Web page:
He knocked on the door and a wrinkled old man opened it. Aldred spoke, “This man has been wounded by an arrow and bit by a tree leopard.” The man motioned him inside. In the middle of the hut was a table with a white sheet draped over it. Standing next to the table was an old table which held a few tools. Aldred gently laid down Carleton on the table and turned to the medicine man. Aldred pressed ten golden ruppys (this was the currency of Entria) into the man’s hand. “Do whatever you can for him, okay?” The old man nodded, astonished by the money that lay in his hand. It was enough to buy all his possessions twice over. Aldred said, “I will be back later.”

He closed the door and headed for the tavern called the Golden Mug. It was the only tavern in the village, so it did not take him long to find it. He stepped through the doorway and walked farther in. A few serving girls were serving food and drink to their customers. Aldred spotted a man in silver armor sitting at a table in the corner of the room. The man had a brown mustache and a sword hung at his side. It was Captain Stanley. Aldred walked over to the table and said, “Captain Stanley, can I have a word with you?” The man looked up and said, “Hello Aldred, sit down.” Aldred settled into the bench and told the captain all that had happened from the beginning to the end. When he finished, the captain’s face was grim and sad. The captain was not a man for tears, but this was an exception. Stanley said, “I leave tomorrow, come if you want to.” The captain left the tavern. Aldred followed.

Chapter 6: The March

Aldred walked beside Captain Stanley as they led the Captain’s men (three score strong) out of the gate in the wall that surrounded the village. The men proceeded two by two through the gate. The sun had not risen yet, so the small troop was marching in the ghostly pallor of dawn. Entering the forest, they headed west toward the Goblin Lands where they might give the goblins a small retaliatory taste of their own medicine. “The idea isn’t very smart”, pondered Aldred, knowing that they might be doomed facing such greater numbers, “but then I am not in command.” He knew that these soldiers no longer had any wives, children, or land; everything they lived for had been destroyed. He continued in thought, “It is a sad thing when a man had nothing to live for anymore.” But, the men were willing to die fighting goblins – maybe they weren’t the goblins that had destroyed their village, but they were goblins after all.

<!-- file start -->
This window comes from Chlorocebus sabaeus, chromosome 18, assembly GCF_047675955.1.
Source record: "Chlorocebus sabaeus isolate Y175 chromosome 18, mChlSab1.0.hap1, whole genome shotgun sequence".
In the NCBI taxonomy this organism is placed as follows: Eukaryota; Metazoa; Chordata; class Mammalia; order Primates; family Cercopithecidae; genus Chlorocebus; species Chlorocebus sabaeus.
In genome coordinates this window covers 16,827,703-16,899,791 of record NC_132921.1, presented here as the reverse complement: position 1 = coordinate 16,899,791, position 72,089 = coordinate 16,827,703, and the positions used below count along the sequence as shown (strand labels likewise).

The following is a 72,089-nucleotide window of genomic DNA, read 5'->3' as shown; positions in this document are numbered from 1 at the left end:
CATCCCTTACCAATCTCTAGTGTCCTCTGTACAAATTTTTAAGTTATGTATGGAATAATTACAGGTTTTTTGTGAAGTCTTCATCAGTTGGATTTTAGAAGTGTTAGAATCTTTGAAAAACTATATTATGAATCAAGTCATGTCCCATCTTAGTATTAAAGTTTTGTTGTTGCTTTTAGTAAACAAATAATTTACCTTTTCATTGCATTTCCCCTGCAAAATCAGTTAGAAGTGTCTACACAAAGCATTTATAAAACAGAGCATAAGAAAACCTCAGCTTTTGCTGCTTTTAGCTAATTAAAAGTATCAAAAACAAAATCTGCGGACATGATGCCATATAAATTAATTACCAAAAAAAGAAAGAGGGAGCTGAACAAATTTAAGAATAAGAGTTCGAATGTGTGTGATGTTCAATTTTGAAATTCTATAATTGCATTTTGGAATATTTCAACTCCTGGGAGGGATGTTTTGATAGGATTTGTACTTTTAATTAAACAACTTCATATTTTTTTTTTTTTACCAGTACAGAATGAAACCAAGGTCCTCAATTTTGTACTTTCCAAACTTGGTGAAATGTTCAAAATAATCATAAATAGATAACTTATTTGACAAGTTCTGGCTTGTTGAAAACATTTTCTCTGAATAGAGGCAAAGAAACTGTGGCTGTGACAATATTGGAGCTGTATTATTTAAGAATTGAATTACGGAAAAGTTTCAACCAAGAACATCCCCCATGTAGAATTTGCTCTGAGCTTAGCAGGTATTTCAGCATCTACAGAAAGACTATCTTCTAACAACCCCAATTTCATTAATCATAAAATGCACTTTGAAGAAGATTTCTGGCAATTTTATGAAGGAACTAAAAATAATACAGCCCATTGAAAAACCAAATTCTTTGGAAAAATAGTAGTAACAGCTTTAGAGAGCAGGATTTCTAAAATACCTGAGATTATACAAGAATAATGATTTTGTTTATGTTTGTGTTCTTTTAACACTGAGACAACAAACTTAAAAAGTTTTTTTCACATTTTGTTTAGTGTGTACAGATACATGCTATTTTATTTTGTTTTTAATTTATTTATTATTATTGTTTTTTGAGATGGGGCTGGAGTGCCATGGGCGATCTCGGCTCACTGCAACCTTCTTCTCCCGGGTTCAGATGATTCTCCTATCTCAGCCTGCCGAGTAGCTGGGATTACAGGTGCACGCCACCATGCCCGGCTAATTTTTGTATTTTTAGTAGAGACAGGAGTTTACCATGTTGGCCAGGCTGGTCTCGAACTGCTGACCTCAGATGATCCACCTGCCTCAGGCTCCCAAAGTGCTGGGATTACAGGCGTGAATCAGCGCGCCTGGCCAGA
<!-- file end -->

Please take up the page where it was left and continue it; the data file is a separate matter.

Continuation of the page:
The troop traipsed through the woods for days only stopping to eat and sleep. One cold afternoon two scouts, who had been ahead of the group looking for a camping ground for the night, came running back to report. The larger scout spoke, “There is a goblin village just up ahead.”

“How far?” asked Captain Stanley.

“Just over the ridge,” replied the smaller scout.

The small troop advanced over the ridge and down into the village. It was deserted and the men began to enter the huts. There were no goblins to be found! Aldred walked over to a fenced-in area. The fence had only one gate, and it had wire strung along the top of it. It was the lesser pens. Apparently, the entire inhabitants of the village had set out on a raiding party. The captain said, “We will camp here tonight.” The soldiers entered the huts and dumped their burdens on the dirt floors. Aldred chose a hut next to Captain Stanley’s and heaved his pack to the ground. He unrolled his blanket and unbuckled his sword, which he placed on the table, the only furniture in the hut. Using his pack as a pillow, he fell fast asleep. He was awakened by shouts and the heavy pounding of feet. Jumping out of his blanket, Aldred quickly buckled on his sword, and stepped out of the hut. The goblins’ raiding party had returned to their village!

Chapter 7: Captured by the Goblins

Captain Stanley’s men were running towards the advancing goblins. Aldred ran to join them. The goblins were five score strong and two score of them rode on Lesers. The goblins drew nearer until they were 30 paws (paws is the equivalent of our meter) away, then 20 paws, then 10 paw, until the mounted goblins crashed into the men. The Lesers destroyed the front line in a couple minutes, only losing three goblins.

The goblins on foot then began to finish off the rest of the men. A mounted goblin drew near Aldred which he shot in the chest. The goblin fell off with a thump unto the ground. Two goblins on foot drew near and held out their swords in front of him menacingly. Aldred quickly blocked their blows, and swung his sword into their faces. One fell down dead, his days of raiding over, but the other goblin was still standing. Aldred swung his sword in an arc blocking the goblin’s blow, and then he carried out a swift lower cut. The goblin blocked the blow, but before he could stop him Aldred had swung his sword up and with a right upper cut, he decapitated him.